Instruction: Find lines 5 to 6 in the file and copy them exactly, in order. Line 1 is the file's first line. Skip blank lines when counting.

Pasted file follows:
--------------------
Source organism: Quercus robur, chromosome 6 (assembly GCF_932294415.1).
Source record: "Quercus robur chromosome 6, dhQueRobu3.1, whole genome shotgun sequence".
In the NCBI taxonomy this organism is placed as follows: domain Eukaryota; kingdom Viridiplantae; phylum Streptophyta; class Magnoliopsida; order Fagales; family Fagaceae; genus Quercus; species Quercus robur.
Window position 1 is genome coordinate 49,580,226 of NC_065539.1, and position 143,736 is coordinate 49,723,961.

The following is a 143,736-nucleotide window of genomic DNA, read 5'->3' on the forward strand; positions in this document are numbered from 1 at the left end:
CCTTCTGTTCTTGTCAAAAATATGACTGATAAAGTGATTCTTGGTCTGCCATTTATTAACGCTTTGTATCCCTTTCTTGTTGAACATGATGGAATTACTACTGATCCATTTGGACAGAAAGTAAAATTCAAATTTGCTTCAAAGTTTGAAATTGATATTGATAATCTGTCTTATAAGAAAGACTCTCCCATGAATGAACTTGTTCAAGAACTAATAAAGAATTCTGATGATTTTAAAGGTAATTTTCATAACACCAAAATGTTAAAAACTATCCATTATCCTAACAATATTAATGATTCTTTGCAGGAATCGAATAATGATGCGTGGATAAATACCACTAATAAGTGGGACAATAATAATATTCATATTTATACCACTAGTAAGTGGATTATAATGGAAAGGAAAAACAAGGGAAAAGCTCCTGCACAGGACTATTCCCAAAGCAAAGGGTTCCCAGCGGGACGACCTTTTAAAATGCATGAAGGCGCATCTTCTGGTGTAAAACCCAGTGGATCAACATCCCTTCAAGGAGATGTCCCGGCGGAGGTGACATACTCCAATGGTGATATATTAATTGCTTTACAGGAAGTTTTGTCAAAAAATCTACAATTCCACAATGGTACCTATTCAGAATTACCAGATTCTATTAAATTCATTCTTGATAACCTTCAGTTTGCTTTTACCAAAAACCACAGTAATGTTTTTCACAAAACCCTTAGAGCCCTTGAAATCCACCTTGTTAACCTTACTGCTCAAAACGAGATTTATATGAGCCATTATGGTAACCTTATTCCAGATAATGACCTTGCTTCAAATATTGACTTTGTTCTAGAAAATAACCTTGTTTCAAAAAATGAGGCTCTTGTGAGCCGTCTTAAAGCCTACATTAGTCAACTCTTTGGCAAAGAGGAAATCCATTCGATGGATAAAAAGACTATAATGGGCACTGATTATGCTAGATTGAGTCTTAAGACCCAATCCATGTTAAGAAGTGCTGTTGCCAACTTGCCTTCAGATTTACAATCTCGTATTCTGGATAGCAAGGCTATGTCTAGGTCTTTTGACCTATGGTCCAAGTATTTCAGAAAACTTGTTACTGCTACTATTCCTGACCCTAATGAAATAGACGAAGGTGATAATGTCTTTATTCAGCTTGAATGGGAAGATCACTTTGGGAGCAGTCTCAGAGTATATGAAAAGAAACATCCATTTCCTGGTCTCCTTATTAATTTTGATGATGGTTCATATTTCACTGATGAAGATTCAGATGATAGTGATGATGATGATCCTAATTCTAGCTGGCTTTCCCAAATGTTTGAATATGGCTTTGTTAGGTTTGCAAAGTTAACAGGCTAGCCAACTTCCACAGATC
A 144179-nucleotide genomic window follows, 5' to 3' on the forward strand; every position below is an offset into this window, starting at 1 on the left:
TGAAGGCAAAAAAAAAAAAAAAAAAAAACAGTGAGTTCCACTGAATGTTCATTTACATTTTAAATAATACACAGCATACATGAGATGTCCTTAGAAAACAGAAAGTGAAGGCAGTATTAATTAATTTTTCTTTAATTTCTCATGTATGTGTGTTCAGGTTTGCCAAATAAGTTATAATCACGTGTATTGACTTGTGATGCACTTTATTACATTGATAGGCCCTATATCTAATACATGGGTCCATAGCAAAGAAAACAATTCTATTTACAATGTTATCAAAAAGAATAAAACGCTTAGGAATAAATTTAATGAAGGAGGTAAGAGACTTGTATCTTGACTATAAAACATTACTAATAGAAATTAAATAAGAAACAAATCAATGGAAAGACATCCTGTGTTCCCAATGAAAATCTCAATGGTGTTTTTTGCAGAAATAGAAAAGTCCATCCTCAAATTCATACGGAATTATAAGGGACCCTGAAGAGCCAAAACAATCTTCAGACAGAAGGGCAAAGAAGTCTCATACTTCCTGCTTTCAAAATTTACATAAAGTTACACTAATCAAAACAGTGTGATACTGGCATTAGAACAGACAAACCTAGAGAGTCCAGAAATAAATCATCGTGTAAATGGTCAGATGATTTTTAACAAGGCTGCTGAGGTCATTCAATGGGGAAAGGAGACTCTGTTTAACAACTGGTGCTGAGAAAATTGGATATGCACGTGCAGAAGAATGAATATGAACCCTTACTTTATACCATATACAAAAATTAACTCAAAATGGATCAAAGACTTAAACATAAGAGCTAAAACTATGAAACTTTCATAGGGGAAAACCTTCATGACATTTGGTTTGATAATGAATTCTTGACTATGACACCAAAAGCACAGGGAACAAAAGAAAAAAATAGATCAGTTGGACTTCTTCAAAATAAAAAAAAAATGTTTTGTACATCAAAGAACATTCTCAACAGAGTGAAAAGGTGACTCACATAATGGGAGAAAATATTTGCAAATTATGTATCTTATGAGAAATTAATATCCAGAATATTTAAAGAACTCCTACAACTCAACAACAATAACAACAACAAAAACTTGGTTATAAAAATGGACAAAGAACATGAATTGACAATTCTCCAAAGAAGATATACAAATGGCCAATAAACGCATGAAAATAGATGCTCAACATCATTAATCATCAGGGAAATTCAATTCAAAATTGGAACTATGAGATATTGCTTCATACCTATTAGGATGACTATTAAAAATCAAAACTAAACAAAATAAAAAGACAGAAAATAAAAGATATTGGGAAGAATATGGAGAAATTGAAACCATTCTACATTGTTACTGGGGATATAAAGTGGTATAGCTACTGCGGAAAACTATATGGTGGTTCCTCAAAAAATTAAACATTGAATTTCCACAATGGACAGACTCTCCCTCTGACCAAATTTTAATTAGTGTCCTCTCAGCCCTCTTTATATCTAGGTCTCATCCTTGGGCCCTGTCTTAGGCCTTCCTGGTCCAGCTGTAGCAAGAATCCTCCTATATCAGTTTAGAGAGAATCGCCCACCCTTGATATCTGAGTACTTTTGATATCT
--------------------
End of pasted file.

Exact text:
The following is a 143,736-nucleotide window of genomic DNA, read 5'->3' on the forward strand; positions in this document are numbered from 1 at the left end:
CCTTCTGTTCTTGTCAAAAATATGACTGATAAAGTGATTCTTGGTCTGCCATTTATTAACGCTTTGTATCCCTTTCTTGTTGAACATGATGGAATTACTACTGATCCATTTGGACAGAAAGTAAAATTCAAATTTGCTTCAAAGTTTGAAATTGATATTGATAATCTGTCTTATAAGAAAGACTCTCCCATGAATGAACTTGTTCAAGAACTAATAAAGAATTCTGATGATTTTAAAGGTAATTTTCATAACACCAAAATGTTAAAAACTATCCATTATCCTAACAATATTAATGATTCTTTGCAGGAATCGAATAATGATGCGTGGATAAATACCACTAATAAGTGGGACAATAATAATATTCATATTTATACCACTAGTAAGTGGATTATAATGGAAAGGAAAAACAAGGGAAAAGCTCCTGCACAGGACTATTCCCAAAGCAAAGGGTTCCCAGCGGGACGACCTTTTAAAATGCATGAAGGCGCATCTTCTGGTGTAAAACCCAGTGGATCAACATCCCTTCAAGGAGATGTCCCGGCGGAGGTGACATACTCCAATGGTGATATATTAATTGCTTTACAGGAAGTTTTGTCAAAAAATCTACAATTCCACAATGGTACCTATTCAGAATTACCAGATTCTATTAAATTCATTCTTGATAACCTTCAGTTTGCTTTTACCAAAAACCACAGTAATGTTTTTCACAAAACCCTTAGAGCCCTTGAAATCCACCTTGTTAACCTTACTGCTCAAAACGAGATTTATATGAGCCATTATGGTAACCTTATTCCAGATAATGACCTTGCTTCAAATATTGACTTTGTTCTAGAAAATAACCTTGTTTCAAAAAATGAGGCTCTTGTGAGCCGTCTTAAAGCCTACATTAGTCAACTCTTTGGCAAAGAGGAAATCCATTCGATGGATAAAAAGACTATAATGGGCACTGATTATGCTAGATTGAGTCTTAAGACCCAATCCATGTTAAGAAGTGCTGTTGCCAACTTGCCTTCAGATTTACAATCTCGTATTCTGGATAGCAAGGCTATGTCTAGGTCTTTTGACCTATGGTCCAAGTATTTCAGAAAACTTGTTACTGCTACTATTCCTGACCCTAATGAAATAGACGAAGGTGATAATGTCTTTATTCAGCTTGAATGGGAAGATCACTTTGGGAGCAGTCTCAGAGTATATGAAAAGAAACATCCATTTCCTGGTCTCCTTATTAATTTTGATGATGGTTCATATTTCACTGATGAAGATTCAGATGATAGTGATGATGATGATCCTAATTCTAGCTGGCTTTCCCAAATGTTTGAATATGGCTTTGTTAGGTTTGCAAAGTTAACAGGCTAGCCAACTTCCACAGATC